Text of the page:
In a ground-breaking move for the Australian livestock industry, a New England cattle business has sealed a significant sale of carbon credits to one of the world’s leading technology companies.
The carbon credits have been verified and sold by the US-based Regen Network, under their CarbonPlus scheme, as part of the recently-announced carbon offset initiatives by Microsoft.
The soil carbon gains have been made by Ebor-based Wilmot Cattle Company as a result of enhanced grazing management over the last three years on two of Wilmot’s properties in northern NSW.
The general manager of Wilmot Cattle Company, Stuart Austin, said the company had focussed on better grazing management over the last few years in order to increase efficient use of pasture and build resilience to drought.
“Grazing management has become an important focus of this business over the last few years and has resulted in a boost to productivity and to profit, and to ensuring that we are not overgrazing through drought years. The prospect of being paid for carbon sequestration while building a resilient landscape has encouraged this change and will ensure its permanency,” he said.
Armidale-based ImpactAg Partners is advising Wilmot Cattle Company on its soil carbon strategy.
ImpactAg’s natural capital specialist, Toby Grogan, said the deal demonstrates the win-win outcomes of enhancing farm productivity through increased soil health while creating significant surplus carbon credits for trading with third party emitters.
“This is an indication of what is going to be possible in the future for farmers who are focussing on their soil health and particularly on how they can enhance their soil carbon.
“While the market for soil carbon credits is in its infancy, as measurement techniques evolve and become more sophisticated, we believe there will be many more opportunities of this sort for Australian farmers”, Mr Grogan said.
Wilmot Cattle Company’s tranche of carbon credits is valued at over $500,000.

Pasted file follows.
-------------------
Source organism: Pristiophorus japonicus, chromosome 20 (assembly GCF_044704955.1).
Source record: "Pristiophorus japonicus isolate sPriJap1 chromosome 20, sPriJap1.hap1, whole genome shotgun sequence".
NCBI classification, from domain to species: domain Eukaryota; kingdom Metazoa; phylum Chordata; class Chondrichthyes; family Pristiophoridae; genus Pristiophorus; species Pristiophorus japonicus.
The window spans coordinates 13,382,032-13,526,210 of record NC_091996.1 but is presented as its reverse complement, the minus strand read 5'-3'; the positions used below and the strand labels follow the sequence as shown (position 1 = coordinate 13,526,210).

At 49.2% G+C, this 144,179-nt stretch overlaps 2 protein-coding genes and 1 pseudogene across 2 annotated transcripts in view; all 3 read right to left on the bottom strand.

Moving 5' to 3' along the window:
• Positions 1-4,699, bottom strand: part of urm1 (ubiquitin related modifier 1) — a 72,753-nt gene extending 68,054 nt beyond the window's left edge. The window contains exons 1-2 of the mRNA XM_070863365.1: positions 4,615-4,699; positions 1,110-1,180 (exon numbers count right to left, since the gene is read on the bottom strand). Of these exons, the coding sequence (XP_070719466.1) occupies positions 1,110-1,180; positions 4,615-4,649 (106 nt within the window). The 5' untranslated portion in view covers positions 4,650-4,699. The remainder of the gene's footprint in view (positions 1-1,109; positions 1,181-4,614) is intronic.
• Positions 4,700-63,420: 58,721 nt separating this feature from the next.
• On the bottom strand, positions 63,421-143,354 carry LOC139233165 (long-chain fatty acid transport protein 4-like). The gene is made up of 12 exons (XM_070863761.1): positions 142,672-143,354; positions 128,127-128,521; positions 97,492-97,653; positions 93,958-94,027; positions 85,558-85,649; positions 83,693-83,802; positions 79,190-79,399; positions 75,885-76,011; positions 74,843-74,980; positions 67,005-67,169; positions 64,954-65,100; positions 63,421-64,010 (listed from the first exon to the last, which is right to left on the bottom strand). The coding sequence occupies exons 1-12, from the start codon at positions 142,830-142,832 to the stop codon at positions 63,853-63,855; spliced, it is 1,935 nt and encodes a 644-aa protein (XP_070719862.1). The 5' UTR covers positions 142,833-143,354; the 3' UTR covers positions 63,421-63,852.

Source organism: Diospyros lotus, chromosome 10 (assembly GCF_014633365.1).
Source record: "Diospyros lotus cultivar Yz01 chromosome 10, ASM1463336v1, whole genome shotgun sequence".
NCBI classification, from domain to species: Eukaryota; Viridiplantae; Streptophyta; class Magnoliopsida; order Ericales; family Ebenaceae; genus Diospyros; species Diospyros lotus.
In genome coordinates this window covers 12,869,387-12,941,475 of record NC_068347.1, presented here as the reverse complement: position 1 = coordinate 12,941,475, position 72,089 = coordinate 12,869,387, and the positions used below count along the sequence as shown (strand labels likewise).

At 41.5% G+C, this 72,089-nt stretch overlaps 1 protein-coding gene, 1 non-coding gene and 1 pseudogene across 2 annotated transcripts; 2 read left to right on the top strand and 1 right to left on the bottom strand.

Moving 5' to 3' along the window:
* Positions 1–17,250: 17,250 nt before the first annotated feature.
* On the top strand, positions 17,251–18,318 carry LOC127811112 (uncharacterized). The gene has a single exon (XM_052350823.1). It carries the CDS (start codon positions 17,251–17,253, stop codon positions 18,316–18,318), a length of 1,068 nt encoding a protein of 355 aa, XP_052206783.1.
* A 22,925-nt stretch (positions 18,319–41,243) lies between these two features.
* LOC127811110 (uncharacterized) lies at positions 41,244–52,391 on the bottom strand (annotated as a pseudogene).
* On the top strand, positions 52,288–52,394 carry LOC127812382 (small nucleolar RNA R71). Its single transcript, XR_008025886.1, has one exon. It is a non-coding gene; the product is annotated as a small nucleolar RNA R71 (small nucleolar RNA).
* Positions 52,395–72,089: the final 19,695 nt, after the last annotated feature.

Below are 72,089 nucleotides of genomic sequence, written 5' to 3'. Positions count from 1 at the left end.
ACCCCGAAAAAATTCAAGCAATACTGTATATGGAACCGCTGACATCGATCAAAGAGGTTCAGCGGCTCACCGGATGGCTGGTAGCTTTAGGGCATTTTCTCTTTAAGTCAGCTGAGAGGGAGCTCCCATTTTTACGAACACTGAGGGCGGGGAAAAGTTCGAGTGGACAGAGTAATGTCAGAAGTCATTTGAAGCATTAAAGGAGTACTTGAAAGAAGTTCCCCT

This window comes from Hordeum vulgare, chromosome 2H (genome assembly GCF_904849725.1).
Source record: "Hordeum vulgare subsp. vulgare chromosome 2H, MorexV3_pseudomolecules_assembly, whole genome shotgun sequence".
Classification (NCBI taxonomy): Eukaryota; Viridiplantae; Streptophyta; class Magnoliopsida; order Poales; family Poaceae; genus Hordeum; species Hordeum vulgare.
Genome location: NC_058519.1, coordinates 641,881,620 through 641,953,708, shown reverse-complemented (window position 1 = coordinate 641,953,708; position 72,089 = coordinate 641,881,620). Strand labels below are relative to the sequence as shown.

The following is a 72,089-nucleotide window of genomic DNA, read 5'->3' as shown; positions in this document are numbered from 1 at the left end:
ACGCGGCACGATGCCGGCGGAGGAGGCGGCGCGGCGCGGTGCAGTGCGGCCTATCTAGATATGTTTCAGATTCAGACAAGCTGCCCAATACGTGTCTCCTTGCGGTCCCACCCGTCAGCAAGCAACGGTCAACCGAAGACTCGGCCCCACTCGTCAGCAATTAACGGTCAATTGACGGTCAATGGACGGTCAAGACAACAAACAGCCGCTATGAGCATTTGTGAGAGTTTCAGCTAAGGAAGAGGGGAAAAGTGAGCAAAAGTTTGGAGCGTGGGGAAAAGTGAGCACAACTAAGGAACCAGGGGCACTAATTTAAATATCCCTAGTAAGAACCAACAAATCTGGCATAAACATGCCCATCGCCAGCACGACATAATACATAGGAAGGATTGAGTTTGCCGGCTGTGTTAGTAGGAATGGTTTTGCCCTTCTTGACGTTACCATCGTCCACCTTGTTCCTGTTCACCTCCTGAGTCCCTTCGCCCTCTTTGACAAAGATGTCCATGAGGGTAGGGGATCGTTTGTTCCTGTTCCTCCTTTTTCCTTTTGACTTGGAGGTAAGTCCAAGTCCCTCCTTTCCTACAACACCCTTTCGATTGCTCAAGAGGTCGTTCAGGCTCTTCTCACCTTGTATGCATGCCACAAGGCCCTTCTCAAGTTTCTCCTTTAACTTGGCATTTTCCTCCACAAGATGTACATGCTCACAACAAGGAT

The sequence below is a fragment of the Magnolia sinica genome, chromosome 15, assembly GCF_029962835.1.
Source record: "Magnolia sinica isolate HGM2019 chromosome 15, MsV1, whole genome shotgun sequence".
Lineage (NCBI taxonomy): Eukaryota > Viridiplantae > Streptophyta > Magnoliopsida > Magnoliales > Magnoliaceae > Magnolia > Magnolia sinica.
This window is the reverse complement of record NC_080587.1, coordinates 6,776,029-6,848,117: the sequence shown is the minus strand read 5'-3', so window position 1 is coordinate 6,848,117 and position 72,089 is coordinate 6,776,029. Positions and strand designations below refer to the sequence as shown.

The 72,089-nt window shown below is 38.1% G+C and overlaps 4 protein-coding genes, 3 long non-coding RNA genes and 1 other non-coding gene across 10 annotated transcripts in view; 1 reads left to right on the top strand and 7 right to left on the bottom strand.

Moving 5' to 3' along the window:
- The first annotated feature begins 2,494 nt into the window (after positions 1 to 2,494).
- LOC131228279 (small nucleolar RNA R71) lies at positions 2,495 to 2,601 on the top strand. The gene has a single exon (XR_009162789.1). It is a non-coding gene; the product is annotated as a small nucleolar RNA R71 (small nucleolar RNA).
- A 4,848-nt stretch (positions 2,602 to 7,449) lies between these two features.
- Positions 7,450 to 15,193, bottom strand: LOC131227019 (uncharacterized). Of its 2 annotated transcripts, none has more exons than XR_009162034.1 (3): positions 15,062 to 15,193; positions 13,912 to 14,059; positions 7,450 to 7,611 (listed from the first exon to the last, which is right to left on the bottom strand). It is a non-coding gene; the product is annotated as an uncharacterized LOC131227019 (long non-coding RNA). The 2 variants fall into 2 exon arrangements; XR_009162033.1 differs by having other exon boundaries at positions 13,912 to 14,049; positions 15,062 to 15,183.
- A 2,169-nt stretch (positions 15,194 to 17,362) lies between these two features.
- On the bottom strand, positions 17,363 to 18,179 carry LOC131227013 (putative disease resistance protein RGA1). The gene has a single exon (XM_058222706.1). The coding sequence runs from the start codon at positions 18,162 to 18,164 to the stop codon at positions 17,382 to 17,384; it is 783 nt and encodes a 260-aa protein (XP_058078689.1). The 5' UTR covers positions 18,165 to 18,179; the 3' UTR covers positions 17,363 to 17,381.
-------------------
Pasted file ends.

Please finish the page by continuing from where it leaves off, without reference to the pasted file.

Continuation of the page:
They are branded CarbonPlus Grassland Credits, and Wilmot is the first company in Regen Network’s portfolio to sell credits based on soil organic carbon sequestration achieved through rotational grazing.
Each CarbonPlus Grassland Credit represents 1 metric tonne of sequestered carbon as soil carbon in these productive grazing enterprises.
The “Plus” designation recognises the significant environmental and agronomic co-benefits achieved in addition to the carbon sequestration. Co-benefits include better water retention, enhanced pasture and farm-scale biodiversity, reduced need for expensive inputs such as chemical fertilizers, and the virtual elimination of soil erosion.
Alasdair MacLeod, Chairman of the Macdoch Group, which owns Wilmot Cattle Company and is a shareholder of ImpactAg Partners, said he believed this is a major step forward for the livestock industry. “Instead of being part of the environmental problem, we believe that well managed livestock can be part of the solution to the challenge of carbon emissions.
“There is a great deal of work still to be done to refine carbon farming techniques and soil carbon measurement methodologies, but here is justification for the emphasis that the Australian Government has put on soil carbon as a major contributor to the country’s decarbonisation strategy.
“Our team is currently working with the Clean Energy Regulator to help develop the regulated market for soil carbon credits in Australia and, as a result of this work, we hope that soil carbon projects will become widely available to Australian farmers in the near future,” Mr MacLeod said.
He added that another of his group’s companies, Maia Technology, worked with Resource Consulting Services to develop the software and training modules used by Wilmot Cattle Company, and that Maia and RCS are developing training modules to help other graziers improve their soil health, including carbon, while building business resilience.
Source: Wilmot Cattle Company